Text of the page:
I will set the wire feed speed high first and come down, following Wayne's advice about high voltage for spray but low wire feed speed would lead to immediate burn-back to tip.
Thanks
Richard Smith
Reply to
Richard Smith
Anything with 85% or more argon will do spray arc. The more argon the less voltage needed to get into spray mode. Mines setup where I can adjust my mixture between argon and co2 as needed.
It's the safer way to do it alright.
Wayne Cook Shamrock, TX
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Reply to
Wayne Cook
The one to avoid is pure CO2. Most mixes will permit spray transfer, given a decent sized welder.
I'm a good amateur welder, but would only be a mediocre professional. When I'm teaching friends to weld or handing out advice on uk.rusty-car then I have two simple rules for learning:
- Don't use pure CO2. I know it's popular in the UK, but spend the money and don't use the freebie pub gas
- Use the "Spinal Tap" setting procedure. All the dials up to eleven, then learn the manual skill needed to weld before you even think about turning things down.
It's often thought (especially by gas welders) that turning up wire feed will reduce the heat and prevent spray transfer. However this also increases the charge carriers available and thus _increases_ the heat. Turning the wire feed up is often the fix many people are looking for but never realise - you may even turn the voltage down a bit, so long as the wire's feeding.
Most UK "domestic" welders, except the tiniest, _will_ happily run in spray transfer mode, so long as you turn them right up.
Reply to
Andy Dingley
The link I posted about the Military handbook has good graphs showing the setting ranges for all modes of transfer.
A mix of Argon 90% / Co2 10% Should get you into the spray mode.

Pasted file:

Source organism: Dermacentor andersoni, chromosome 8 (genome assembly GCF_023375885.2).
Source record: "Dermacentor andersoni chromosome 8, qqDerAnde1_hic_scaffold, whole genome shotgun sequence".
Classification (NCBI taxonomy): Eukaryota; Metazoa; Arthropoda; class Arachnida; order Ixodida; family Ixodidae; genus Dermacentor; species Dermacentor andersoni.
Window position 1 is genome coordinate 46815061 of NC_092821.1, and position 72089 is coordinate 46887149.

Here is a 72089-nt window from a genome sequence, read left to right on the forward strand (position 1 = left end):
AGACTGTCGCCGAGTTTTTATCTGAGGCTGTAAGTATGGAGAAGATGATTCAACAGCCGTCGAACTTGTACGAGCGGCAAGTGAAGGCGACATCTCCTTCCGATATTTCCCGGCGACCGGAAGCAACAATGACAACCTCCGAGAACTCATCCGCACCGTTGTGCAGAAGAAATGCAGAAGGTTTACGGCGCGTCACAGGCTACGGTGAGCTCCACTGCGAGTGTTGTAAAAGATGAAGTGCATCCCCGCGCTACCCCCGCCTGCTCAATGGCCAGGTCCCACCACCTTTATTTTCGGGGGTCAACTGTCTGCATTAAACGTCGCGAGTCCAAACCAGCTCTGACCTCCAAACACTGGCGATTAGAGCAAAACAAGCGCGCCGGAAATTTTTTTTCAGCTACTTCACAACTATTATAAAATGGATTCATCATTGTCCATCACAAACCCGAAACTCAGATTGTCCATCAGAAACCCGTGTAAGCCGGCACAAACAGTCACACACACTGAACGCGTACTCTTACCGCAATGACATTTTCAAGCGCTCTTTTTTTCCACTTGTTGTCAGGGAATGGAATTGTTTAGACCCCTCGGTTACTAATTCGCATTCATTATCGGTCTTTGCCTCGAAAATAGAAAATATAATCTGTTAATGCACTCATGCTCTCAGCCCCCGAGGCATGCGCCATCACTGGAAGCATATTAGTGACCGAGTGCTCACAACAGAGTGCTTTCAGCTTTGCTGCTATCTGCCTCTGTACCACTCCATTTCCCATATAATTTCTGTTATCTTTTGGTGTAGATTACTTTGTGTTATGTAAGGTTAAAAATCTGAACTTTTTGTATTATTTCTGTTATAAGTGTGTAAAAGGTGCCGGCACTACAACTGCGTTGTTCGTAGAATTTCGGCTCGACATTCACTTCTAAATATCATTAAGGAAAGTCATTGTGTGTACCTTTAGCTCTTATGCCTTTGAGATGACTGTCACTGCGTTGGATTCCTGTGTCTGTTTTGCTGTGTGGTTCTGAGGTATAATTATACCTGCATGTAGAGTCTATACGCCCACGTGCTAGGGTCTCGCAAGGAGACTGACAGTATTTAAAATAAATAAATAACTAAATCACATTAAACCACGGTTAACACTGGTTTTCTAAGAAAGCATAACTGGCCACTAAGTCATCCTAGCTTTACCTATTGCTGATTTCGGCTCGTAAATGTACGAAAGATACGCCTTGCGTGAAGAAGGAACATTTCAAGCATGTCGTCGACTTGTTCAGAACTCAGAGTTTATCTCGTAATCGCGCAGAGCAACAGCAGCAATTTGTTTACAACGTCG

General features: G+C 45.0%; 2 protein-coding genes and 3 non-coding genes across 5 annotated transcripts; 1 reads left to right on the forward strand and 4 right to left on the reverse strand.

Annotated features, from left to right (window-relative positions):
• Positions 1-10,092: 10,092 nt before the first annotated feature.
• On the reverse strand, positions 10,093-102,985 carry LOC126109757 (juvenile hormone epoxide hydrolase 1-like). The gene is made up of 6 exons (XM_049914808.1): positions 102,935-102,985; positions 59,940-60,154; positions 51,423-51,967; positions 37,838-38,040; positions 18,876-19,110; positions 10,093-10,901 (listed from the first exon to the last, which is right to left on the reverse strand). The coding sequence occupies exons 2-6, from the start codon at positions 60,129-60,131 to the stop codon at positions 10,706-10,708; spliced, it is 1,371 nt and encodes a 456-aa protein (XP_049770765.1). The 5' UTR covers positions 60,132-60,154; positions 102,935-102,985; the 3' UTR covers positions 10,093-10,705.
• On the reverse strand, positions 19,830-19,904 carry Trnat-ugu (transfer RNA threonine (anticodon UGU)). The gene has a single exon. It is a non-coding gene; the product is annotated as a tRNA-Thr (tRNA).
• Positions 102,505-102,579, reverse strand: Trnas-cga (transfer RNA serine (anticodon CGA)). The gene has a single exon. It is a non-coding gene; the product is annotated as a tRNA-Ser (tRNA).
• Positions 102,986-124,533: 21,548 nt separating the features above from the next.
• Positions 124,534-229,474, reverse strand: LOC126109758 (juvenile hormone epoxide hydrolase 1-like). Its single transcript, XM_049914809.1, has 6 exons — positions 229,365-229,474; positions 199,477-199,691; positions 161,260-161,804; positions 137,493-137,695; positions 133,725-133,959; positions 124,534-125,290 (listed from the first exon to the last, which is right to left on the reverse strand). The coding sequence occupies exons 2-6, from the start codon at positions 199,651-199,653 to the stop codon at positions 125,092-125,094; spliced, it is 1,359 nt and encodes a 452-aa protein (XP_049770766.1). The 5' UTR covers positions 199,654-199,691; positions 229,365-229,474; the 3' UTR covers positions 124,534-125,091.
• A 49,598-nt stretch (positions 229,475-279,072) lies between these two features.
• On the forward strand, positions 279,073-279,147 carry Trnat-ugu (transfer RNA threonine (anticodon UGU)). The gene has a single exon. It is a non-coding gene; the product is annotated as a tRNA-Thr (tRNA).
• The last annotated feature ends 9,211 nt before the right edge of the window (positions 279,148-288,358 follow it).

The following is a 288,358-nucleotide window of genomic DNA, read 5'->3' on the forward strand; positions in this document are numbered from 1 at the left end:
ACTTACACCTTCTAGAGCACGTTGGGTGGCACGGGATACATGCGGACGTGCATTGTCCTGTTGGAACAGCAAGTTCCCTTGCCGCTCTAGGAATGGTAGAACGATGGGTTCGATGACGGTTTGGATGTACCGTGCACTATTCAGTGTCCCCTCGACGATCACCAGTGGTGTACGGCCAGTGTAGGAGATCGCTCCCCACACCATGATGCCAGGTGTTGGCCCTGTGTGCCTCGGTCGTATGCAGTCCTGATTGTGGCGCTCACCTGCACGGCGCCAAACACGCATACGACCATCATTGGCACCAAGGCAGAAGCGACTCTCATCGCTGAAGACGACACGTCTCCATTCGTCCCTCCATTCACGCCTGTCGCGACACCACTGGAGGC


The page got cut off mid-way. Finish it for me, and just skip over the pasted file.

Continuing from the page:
John Noon
Reply to
John Noon
I was going to comment on wire speed from my experiences learning to use spray. I cranked up the volts but didn't speed up the wire and melted the tip and shield of my torch.
When adjusted right, spray is great for thick stuff. You can put down a lot of metal with very little splatter quickly. It also is quite a bit quieter than short circuit.
Steve
Richard Smith wrote:
Reply to
Steve Smith
Ed Craig also has a lot to say about expensive welding gas mixtures. He recommends a higher argon mix, like 87/13 argon/CO2 for spray. I've found this mix sprays at a little lower voltage, seems easier to set up than 75/25. Understand, I have no training, just trying to figure things out.
Steve
Richard Smith wrote:
Reply to
Steve Smith
Hi again - coming back on my own post.
Have now experienced spray on solid-wire MIG.
An instructor showed us, then we had a play. None of us had seen spray transfer before. If I recall right, a whistling, hissing sound and that incredible small cone arc. With fifteen minutes to end of day, we played quickly on one machine, taking it in turns. Ended up with a very overheated contactor tip. Kept it for posterity and it is on my desk now. Found out this:
- for dip transfer you have the contactor tip level with the end of or slightly protruding from the shroud
- with spray transfer the contactor tip needs to be recessed within the shroud.
Richard Smith
Reply to
Richard Smith